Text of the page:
Gambling, Freedom and Democracy
Published November 28th 2012 by Routledge – 236 pages
As a consequence of the rapid proliferation of commercial gambling in Western-style democracies, governments and communities are encountering a complex array of economic, social and cultural harms associated with this expansion. This book focuses specifically on harms to democratic systems. It examines how people with key roles in democratic structures are vulnerable to subtle influence from the burgeoning profits of gambling. It focuses particularly on the Western-style democracies of North America, Europe and Australasia. It argues that governments have a duty of care to protect their own democratic processes from subtle degradations and that independence from the gambling industries needs to be proactively built into public sector structures and processes. It outlines how a public health approach, harm minimisation strategies and international conventions can provide the base for protecting the integrity of democratic systems.
1. Introduction. Features of Extraction. Gambling in a Political Ecology 2. Subtle Degradation. Internal Threats and Moral Jeopardy. Individual Examples of Moral Jeopardy. Effects of Degradation 3. Governments. Patterns of Proliferation. Roles within Government. Role Conflict. A Culture of Permissiveness 4. Communities. Community Harms. Community Benefits. Risks from Community Benefit Funding. Dimensions of Moral Jeopardy. Moral Jeopardy and Democracy 5. Freedom in the Media. Becoming a 'Real City'. Three Freedoms. Points of Resistance 6. Gambling Advertising. Functions of Gambling Advertising. Psychological Explanations. Rhetorical Explanations. Conclusion 7. Researchers. The Researcher’s Dilemma. Researcher-Industry Relationships. Inconvenient Research 8. Helping Professionals on the Frontier. Problem Gambling Helping Organizations. Inhabitants of Frontier Towns. Industrial Relations. From Frontier to Settlement 9. Protecting Independence. Minimising Harm to Democratic Systems. Protective Measures. The Willingness to Protect 10. Strategies for Change: Three Ways Ahead. Gambling and Harm Minimisation. Guidelines for Assessing Moral Jeopardy. Setting International Benchmark Standards. Monitoring Future Strategies 11. Facing the Future. Visioning the Future. Future Moral Jeopardy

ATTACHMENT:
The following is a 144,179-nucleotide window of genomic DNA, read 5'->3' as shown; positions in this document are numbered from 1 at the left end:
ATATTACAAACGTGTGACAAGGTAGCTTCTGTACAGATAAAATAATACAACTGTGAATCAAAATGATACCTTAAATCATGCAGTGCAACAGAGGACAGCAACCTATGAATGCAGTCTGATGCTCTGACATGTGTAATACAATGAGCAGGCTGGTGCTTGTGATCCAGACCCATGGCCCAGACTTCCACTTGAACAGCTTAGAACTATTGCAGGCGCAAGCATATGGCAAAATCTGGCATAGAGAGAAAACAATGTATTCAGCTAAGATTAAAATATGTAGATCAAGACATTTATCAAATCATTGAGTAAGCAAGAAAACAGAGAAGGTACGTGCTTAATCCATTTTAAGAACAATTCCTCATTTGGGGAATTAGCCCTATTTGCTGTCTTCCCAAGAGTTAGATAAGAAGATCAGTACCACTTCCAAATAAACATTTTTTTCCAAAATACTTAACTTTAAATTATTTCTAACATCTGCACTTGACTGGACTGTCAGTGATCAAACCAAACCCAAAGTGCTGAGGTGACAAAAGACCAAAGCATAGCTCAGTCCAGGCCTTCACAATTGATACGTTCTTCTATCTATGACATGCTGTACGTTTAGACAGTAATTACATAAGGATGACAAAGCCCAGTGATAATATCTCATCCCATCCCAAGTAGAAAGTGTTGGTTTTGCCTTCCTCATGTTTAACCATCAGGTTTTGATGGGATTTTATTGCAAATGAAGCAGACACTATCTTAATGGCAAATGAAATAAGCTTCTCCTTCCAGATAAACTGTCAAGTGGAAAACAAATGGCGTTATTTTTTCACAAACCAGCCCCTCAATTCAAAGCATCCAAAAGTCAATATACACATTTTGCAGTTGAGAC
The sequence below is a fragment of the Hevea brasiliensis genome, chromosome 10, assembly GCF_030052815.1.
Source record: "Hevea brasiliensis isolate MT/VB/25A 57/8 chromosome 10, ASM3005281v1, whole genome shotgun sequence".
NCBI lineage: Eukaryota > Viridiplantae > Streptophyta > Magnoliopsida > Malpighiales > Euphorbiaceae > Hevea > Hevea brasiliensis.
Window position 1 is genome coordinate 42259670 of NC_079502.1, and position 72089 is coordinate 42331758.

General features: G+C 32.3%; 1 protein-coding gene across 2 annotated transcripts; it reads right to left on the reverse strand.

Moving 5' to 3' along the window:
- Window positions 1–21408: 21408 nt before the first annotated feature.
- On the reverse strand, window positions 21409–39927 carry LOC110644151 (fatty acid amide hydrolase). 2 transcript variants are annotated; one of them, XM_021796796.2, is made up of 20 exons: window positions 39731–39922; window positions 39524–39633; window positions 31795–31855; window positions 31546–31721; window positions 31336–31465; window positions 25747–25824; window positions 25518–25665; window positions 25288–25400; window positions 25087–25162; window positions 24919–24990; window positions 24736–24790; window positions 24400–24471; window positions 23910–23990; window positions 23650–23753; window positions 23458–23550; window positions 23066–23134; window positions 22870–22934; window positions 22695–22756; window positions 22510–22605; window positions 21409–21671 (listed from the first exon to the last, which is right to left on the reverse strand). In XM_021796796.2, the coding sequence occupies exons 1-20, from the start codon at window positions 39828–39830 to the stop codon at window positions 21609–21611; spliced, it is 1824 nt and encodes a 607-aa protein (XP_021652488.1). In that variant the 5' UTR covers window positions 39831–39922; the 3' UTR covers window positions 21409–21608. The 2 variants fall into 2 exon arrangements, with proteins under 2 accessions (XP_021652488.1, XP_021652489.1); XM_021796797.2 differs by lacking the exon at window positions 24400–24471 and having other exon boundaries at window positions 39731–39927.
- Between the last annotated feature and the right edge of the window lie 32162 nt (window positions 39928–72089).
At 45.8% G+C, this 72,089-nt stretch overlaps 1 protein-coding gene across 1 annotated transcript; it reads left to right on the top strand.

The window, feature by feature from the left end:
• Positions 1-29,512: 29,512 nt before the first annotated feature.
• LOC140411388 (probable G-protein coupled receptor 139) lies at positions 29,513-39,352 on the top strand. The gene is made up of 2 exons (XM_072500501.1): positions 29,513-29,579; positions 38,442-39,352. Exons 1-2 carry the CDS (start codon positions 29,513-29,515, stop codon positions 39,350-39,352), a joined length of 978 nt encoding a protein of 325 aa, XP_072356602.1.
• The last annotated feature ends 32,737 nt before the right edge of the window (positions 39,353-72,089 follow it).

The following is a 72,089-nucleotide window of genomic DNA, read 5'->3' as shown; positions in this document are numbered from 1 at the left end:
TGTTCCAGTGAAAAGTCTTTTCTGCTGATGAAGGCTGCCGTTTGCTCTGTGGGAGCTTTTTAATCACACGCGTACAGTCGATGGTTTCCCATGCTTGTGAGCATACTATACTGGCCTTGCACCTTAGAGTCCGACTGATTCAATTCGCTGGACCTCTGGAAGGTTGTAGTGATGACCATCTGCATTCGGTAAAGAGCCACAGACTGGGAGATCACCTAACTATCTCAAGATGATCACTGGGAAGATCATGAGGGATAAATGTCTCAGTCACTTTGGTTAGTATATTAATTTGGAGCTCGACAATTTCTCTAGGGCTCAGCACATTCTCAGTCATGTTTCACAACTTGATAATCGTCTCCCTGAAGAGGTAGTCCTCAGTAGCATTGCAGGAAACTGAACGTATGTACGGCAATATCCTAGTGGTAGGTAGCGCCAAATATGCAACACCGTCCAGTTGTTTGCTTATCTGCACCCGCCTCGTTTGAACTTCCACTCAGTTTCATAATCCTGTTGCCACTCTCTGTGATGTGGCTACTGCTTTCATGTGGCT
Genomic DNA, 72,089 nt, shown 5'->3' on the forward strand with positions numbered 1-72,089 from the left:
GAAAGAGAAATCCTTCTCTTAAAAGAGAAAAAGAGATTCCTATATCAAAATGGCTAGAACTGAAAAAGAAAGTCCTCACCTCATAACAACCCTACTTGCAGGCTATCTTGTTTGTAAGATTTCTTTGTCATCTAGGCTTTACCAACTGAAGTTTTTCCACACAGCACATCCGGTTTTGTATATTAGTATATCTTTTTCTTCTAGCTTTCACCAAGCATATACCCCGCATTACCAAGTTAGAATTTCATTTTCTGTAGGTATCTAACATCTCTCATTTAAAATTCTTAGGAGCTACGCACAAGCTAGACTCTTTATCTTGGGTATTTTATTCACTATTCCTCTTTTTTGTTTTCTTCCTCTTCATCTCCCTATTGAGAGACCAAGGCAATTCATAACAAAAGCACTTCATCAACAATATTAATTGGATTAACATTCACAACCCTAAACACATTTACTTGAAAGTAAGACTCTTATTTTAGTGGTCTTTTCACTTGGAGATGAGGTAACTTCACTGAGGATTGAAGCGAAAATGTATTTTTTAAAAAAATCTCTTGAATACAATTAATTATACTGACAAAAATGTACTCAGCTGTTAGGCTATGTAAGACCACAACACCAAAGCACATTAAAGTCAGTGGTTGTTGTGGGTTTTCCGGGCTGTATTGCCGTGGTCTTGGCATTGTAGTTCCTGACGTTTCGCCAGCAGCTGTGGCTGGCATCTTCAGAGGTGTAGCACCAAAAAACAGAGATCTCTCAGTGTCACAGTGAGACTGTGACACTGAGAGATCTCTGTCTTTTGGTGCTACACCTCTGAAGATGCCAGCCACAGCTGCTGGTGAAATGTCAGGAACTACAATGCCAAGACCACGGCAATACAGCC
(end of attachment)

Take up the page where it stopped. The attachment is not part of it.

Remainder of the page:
Dr Adams’ practice as a clinical psychologist led him into a range of new initiatives in violence, mental health and addiction services. He is employed as associate professor at the University of Auckland where he has set up a new department with a focus on community development and a Centre for Gambling Studies.